Notwithstanding this, we agree with Members that the transport trade should be consulted on the proposed presumption and that a proper record-keeping system should be worked out with the trade before the presumption is to be included in law. As such consultation takes time, we do not consider it practicable to complete the exercise in time for the legislation to be enacted before the end of the current legislative session. We, therefore, propose to defer the introduction of the legislative provision on the proposed presumption relating to the dutiability of fuel based on its sulphur content, pending the completion of consultation with the trade. To this end, I shall introduce a Committee Stage Amendment (CSA) later on to delete the presumption from the Bill. I would like to put on record that the deletion does not mean that we are abandoning the proposed presumption. Our intention is to re-introduce the presumption provision in the next legislative session, once consultation with the trade is completed.

Another important CSA which I will move today is an amendment seeking to add a penalty provision to empower the court to disqualify repeated offenders convicted of illicit fuel offences from holding their driving licences. This proposal is in response to Members' concern that the existing penalties for offences relating to the supply and use of illicit fuel under the Ordinance does not have adequate deterrent effect. Even with the proposal already included in the Bill to increase the current maximum fine of $200,000 for offences relating to marked oil and detreated oil to the same level as provided for offences relating to dutiable oil, namely $1,000,000, Members are worried that the deterrent effect may still be not sufficient. This is because the actual amounts of fine imposed by the court in the past tend to be considerably below the statutory maximum. I shall elaborate more on the disqualification proposal at the Committee Stage. In a gist, our proposal is that if a person is convicted of a specified offence relating to illicit fuel for the second time and that a vehicle was involved in the commission of the offence, he shall be disqualified from holding a driving licence for six months. If it is his third or subsequent conviction, the disqualification shall be for not less than six months. In either case, if the court is satisfied that there are special reasons, it may order that the person be disqualified for a period shorter than six months or that he not be disqualified at all. This amendment has the support of the Bills Committee.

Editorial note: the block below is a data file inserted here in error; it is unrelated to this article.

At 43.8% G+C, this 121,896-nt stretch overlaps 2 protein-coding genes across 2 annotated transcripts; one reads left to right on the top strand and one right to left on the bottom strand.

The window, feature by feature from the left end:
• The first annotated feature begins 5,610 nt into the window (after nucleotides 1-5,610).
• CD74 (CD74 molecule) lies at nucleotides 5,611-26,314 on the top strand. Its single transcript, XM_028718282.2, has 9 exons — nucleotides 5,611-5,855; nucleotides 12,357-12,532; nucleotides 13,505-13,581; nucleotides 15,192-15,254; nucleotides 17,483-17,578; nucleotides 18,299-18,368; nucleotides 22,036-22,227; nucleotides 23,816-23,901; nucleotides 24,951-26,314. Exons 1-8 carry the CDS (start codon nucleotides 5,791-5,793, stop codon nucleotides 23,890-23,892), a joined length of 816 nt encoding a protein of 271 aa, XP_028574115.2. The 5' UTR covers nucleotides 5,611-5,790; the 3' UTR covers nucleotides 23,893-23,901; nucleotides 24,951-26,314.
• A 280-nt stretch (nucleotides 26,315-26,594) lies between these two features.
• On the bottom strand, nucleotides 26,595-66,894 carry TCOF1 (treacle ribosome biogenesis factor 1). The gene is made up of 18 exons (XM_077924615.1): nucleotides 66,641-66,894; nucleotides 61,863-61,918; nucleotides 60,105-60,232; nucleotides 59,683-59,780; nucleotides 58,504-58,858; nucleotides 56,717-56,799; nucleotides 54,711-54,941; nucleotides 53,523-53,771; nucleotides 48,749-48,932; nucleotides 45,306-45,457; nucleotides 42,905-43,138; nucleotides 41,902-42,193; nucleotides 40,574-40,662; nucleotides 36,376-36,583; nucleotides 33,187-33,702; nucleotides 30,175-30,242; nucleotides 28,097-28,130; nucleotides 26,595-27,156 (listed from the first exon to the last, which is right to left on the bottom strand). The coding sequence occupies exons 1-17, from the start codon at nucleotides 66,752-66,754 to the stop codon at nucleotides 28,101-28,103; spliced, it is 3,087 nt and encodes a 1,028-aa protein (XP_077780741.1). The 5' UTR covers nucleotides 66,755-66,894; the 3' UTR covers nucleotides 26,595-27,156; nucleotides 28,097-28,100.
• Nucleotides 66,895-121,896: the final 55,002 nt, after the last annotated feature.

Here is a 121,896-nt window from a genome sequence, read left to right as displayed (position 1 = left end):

The amendments I have mentioned so far all relate to our objective of tackling the problem of supply and use of illicit fuel. But the Bill also contains amendments serving two other objectives. First, it seeks to relax the controls over home-brewed alcoholic liquors by exempting them from both duty payment and licensing control, provided that they comply with certain conditions. This is to bring our legislation on home brewing more into line with international practice. Secondly, it seeks to improve the structure of certain provisions of the Ordinance. The Bills Committee support these parts of the Bill. They have made some comments on the amendments as well as other related technical details. In this regard, I will move a number of CSAs later on to reflect the understanding that we have reached with the Bills Committee. These CSAs are supported by the Committee.

With these remarks, I hope Members would give support to the Dutiable Commodities (Amendment) Bill 1999 and the CSAs which I will introduce later on at the Committee Stage.

Thank you President.

End/Monday, June 26, 2000